In addition to increased demand, better spring weather brought a more normal start to the season, which should allow growers to move more onions.
“If we get an earlier start this year compared to last year we should be able to move more onions this year, and sooner,” Komoto said in an e-mail.
Chris Woo, onion sales manager for Idaho and Oregon for Murakami/Potandon Produce Co., Ontario, Ore., says he expects a strong market as demand continues to grow for retail and foodservice.
“Onion consumption has increased more than 60% from 30 years ago, especially for foodservice,” he said. “It used to be just onion rings and French onion soup, but that’s changing.”
Despite slightly lower quantities, a few growers have expanded operations this year to include different varieties.
Ontario Produce Co. plans to offer sweet onions for the first time this year.
“We have had small trial amounts for several years, but this is the first time we feel we have the right product that will provide the customer with an excellent product in good volume from September through December,” Komoto said.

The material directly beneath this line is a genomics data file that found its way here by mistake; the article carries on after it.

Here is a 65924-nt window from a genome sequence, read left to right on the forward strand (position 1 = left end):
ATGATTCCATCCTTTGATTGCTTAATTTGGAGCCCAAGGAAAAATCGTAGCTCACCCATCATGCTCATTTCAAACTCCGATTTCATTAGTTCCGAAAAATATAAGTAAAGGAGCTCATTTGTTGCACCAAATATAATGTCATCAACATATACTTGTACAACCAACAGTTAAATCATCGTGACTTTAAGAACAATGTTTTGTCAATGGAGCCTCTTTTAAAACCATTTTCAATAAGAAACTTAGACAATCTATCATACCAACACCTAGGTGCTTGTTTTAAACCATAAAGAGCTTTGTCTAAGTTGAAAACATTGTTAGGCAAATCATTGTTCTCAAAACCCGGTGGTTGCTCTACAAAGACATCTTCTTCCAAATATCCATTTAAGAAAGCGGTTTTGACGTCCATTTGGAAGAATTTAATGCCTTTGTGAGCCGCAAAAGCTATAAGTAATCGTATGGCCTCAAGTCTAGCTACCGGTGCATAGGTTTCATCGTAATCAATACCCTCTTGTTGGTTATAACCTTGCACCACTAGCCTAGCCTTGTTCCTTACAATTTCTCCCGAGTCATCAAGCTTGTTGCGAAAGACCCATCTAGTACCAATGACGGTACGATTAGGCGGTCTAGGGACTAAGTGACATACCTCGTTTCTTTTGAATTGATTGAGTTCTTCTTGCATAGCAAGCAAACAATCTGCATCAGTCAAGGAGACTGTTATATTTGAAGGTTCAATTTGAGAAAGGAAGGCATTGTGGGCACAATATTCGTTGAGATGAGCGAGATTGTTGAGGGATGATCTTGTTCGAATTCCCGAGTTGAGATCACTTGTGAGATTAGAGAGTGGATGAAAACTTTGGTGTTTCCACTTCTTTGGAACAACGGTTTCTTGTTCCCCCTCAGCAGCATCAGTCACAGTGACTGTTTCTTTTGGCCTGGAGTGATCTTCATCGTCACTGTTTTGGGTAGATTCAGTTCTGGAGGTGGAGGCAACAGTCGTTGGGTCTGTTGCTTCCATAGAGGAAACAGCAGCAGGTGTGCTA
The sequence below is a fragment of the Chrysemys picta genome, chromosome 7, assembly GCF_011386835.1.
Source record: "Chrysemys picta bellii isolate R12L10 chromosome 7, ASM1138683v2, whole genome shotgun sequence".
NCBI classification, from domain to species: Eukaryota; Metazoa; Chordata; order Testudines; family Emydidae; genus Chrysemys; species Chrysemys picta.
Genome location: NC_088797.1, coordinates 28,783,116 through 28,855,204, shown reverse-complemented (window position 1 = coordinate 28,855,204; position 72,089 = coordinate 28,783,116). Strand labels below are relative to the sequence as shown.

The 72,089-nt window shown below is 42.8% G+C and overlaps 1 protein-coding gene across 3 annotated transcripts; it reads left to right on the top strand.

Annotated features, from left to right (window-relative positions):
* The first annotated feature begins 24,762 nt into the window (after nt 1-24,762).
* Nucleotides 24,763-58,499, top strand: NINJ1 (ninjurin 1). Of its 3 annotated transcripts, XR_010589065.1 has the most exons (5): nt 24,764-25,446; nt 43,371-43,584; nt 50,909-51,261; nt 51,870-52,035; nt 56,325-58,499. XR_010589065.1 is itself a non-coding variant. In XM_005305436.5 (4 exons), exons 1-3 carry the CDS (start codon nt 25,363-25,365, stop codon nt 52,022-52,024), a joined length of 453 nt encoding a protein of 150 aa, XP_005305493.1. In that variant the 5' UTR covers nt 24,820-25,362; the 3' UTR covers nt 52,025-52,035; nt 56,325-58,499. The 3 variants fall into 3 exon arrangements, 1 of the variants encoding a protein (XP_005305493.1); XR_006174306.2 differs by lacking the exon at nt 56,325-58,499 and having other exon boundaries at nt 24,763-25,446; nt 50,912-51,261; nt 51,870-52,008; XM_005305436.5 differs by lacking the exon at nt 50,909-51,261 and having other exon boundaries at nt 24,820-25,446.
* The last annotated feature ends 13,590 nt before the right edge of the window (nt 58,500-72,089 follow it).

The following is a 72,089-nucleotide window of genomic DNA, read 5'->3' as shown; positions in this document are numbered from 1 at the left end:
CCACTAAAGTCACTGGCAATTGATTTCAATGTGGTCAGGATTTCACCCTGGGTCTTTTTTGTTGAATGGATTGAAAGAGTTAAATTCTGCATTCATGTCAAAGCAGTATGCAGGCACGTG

Riley says Snake River Produce is also trying to work on a sweet onion program.
“We’re growing a couple of varieties of sweet onions, and we’re in our second or third year,” he said.
“There’s a lot of competition in that arena, so we’re trying to build some identity, and we hope to be successful at that,” he said.
Woo also mentioned a future sweet onion program.
“We’re working on a sweet onion program that will be able to store longer and stay milder,” he said. “It’s still a work in progress.”